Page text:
Latin America in the 1930s

  • Carlos F. Diaz Alejandro
Part of the St Antony’s Series book series (STANTS)


Latin American development experienced a turning-point during the 1930s. The contrast between ‘before and after 1929’ may often be exaggerated, but there is little doubt that the decade witnessed a closing toward international trade and finance, and a relative upsurge of import-substituting activities, primarily but not exclusively in manufacturing. Other trends visible before 1929, such as urbanisation and a growing interest by the State in promoting economic development, continued into the 1930s and accelerated in some countries. Memories of the 1930s have profoundly influenced the region’s attitude toward international trade and finance; per capita foreign trade indicators reached by the late 1920s were not surpassed in many nations until the 1960s.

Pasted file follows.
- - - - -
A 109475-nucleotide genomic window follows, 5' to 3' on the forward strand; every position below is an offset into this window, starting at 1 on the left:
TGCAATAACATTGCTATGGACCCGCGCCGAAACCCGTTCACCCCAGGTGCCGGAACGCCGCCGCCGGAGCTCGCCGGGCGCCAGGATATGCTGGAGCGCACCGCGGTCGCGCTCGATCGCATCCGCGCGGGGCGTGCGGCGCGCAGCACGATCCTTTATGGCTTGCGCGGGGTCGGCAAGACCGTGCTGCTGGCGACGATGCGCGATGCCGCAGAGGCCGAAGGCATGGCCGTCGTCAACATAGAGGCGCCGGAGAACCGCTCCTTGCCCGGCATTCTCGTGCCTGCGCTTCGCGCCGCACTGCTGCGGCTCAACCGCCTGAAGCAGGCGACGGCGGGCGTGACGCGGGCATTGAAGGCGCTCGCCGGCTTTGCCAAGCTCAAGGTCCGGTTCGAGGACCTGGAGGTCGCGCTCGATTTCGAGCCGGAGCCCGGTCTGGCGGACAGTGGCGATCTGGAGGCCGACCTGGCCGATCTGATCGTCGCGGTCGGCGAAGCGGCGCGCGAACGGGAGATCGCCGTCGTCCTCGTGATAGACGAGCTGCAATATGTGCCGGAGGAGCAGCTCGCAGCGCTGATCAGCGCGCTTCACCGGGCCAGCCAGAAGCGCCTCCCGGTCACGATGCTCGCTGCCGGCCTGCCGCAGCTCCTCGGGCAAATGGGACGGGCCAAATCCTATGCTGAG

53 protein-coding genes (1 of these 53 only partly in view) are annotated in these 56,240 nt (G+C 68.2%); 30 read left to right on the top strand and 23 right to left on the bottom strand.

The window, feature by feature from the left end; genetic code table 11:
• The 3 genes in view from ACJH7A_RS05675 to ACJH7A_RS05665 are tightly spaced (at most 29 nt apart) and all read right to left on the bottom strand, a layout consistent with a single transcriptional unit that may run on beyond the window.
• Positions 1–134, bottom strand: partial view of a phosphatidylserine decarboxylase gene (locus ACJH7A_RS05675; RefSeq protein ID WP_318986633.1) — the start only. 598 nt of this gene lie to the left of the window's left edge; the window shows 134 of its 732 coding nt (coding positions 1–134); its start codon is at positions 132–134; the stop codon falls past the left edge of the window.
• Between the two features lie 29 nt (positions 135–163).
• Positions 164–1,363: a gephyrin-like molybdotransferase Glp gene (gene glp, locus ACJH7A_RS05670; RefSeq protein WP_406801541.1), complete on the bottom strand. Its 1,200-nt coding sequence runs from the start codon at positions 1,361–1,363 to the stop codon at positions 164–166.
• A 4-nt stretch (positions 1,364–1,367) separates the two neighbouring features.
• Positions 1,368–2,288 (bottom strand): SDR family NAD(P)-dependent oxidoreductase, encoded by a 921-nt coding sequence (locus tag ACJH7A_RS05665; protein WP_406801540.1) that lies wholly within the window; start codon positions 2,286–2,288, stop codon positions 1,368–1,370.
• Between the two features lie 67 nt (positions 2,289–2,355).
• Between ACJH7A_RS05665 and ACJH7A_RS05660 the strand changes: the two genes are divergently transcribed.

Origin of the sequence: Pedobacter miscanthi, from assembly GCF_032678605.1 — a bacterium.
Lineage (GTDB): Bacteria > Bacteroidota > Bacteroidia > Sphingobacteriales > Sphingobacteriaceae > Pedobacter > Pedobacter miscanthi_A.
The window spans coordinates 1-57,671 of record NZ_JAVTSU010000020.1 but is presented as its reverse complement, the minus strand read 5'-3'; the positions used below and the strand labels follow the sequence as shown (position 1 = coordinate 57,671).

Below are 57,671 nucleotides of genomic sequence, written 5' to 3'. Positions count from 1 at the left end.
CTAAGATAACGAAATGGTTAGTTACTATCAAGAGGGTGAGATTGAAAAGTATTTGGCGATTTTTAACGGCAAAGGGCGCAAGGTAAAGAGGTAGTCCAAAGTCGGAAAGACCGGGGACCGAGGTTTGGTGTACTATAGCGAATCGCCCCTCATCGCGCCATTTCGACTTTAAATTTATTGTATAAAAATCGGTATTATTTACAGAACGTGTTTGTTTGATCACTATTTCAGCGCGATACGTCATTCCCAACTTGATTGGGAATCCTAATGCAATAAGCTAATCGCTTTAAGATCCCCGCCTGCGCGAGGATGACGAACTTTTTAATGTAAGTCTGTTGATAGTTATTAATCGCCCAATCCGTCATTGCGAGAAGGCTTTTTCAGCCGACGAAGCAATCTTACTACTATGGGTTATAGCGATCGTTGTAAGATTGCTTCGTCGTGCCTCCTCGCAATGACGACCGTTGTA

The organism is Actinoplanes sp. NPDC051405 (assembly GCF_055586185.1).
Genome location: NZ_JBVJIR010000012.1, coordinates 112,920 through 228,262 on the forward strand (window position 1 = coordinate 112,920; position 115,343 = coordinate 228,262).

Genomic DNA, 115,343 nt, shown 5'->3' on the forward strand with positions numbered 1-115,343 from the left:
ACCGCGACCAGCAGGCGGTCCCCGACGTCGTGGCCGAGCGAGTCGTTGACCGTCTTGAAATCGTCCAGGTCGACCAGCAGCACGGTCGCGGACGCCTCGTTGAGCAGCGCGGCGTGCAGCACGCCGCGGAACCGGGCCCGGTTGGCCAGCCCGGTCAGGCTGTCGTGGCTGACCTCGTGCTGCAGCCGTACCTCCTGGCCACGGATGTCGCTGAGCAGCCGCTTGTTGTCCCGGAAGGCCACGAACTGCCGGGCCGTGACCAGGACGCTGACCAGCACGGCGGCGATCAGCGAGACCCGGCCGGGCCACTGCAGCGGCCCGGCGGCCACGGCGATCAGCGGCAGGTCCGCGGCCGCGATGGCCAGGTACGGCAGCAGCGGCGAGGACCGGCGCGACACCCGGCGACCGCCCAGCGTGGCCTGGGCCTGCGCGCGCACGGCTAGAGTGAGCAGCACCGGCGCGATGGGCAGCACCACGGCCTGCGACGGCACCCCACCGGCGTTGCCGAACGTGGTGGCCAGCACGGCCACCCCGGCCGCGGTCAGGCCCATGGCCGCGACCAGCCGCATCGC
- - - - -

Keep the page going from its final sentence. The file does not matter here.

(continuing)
Direct Foreign Investment Monetary Policy Fiscal Policy Latin American Country Public Debt 
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  4. Naciones Unidas, América Latína: Relación de Precios del Intercambio (Santiago, 1976).Google Scholar

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© St Antony’s College, Oxford 1984

Authors and Affiliations

  • Carlos F. Diaz Alejandro

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